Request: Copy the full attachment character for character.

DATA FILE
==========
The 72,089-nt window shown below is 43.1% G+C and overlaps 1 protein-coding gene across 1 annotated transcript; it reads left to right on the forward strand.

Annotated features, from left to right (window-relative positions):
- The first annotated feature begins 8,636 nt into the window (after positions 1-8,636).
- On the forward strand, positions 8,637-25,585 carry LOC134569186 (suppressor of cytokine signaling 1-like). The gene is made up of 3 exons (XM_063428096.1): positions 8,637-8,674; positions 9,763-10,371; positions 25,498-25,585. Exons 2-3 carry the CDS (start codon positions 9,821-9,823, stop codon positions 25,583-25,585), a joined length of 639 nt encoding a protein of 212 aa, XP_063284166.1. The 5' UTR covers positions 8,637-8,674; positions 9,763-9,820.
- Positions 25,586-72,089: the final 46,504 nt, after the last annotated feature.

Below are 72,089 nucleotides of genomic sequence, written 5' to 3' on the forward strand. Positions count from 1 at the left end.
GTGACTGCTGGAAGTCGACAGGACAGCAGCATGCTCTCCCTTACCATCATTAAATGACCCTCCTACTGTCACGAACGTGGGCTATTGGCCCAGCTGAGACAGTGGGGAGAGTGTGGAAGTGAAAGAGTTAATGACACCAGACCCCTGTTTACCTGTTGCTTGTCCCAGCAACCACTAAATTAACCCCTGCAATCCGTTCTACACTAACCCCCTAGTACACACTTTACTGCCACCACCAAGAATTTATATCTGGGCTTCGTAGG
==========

The 72,089-nt window shown below is 43.1% G+C and overlaps 1 protein-coding gene across 1 annotated transcript; it reads left to right on the forward strand.

Annotated features, from left to right (window-relative positions):
- The first annotated feature begins 8,636 nt into the window (after positions 1-8,636).
- On the forward strand, positions 8,637-25,585 carry LOC134569186 (suppressor of cytokine signaling 1-like). The gene is made up of 3 exons (XM_063428096.1): positions 8,637-8,674; positions 9,763-10,371; positions 25,498-25,585. Exons 2-3 carry the CDS (start codon positions 9,821-9,823, stop codon positions 25,583-25,585), a joined length of 639 nt encoding a protein of 212 aa, XP_063284166.1. The 5' UTR covers positions 8,637-8,674; positions 9,763-9,820.
- Positions 25,586-72,089: the final 46,504 nt, after the last annotated feature.

Below are 72,089 nucleotides of genomic sequence, written 5' to 3' on the forward strand. Positions count from 1 at the left end.
GTGACTGCTGGAAGTCGACAGGACAGCAGCATGCTCTCCCTTACCATCATTAAATGACCCTCCTACTGTCACGAACGTGGGCTATTGGCCCAGCTGAGACAGTGGGGAGAGTGTGGAAGTGAAAGAGTTAATGACACCAGACCCCTGTTTACCTGTTGCTTGTCCCAGCAACCACTAAATTAACCCCTGCAATCCGTTCTACACTAACCCCCTAGTACACACTTTACTGCCACCACCAAGAATTTATATCTGGGCTTCGTAGG